Client: Cornell University
Project: Branding, WEBSITE, STATIONARY, PRINT DESIGN, PHOTOGRAPHY
We recently worked with Cornell Computing and Information Science (Cornell CIS) to create a unique, recognizable identity that would flourish within the Cornell brand landscape.
As part of the same project, we developed a website that effectively communicates the goals of Cornell CIS to a wide variety of audiences locally and across the world.
So What is Cornell CIS?
Cornell CIS is neither a college nor a university department. It’s a faculty of related departments across multiple colleges and two Cornell campuses known for bold new ideas.
Standard Lockup + Structural Grid
The Cornell CIS text lockup settled nicely into the Cornell brand standard with a balanced aesthetic and legible form. This is a versatile brand mark with variations to accommodate the demands of different print and screen sizes.
The Cornell CIS font system was strongly influenced by their communication style. Their website features many information-rich articles with longer titles. A condensed font, like Oswald, suited their need to fit longer titles in smaller spaces. Source Sans Pro provided a well-balanced counterpoint.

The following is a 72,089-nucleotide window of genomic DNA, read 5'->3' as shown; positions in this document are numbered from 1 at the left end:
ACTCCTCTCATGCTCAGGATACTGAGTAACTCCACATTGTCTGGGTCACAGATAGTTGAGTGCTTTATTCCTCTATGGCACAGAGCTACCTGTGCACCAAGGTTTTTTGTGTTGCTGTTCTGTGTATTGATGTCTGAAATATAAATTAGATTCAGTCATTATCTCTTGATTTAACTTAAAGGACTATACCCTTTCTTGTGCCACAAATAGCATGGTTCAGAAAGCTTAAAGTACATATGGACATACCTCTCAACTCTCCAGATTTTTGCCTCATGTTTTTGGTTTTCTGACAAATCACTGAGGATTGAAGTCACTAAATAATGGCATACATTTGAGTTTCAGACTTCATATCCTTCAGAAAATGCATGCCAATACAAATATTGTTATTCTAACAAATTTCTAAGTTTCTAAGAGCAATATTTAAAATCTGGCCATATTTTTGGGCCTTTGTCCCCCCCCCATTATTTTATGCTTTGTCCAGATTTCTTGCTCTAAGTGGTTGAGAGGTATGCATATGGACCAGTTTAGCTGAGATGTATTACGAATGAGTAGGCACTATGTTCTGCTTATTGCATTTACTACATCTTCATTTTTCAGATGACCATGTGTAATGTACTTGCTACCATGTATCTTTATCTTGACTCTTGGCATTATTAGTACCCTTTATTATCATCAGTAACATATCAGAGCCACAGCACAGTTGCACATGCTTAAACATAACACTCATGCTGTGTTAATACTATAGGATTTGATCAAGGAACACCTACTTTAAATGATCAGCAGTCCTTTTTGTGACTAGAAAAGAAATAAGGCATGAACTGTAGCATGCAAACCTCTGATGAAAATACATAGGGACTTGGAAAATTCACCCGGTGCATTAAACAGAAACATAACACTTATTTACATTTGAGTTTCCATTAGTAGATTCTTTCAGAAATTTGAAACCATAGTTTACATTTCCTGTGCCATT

Responsive Homepage Design
Cornell CIS uses their website to share news and accomplishments of their faculty, students, departments and partner brands. The homepage highlights these features and draws the attention of key audiences – those with an interest in studying at CIS or forming research partnerships. The homepage elements move fluidly as screen sizes change, enabling site visitors to view content at the optimal size for any device.
The entire AWP team participated in the creation of the Cornell CIS brand and website through a focused series of design and development sprints.
Internal review of identity progress.
James works on finessing the final logo.
Early Logo Concept that was not used.
Gennie working on coding homepage styles.
The final delivered project provides a solid foundation for Cornell CIS to continue their mission of defining the research and educational agenda of the information age.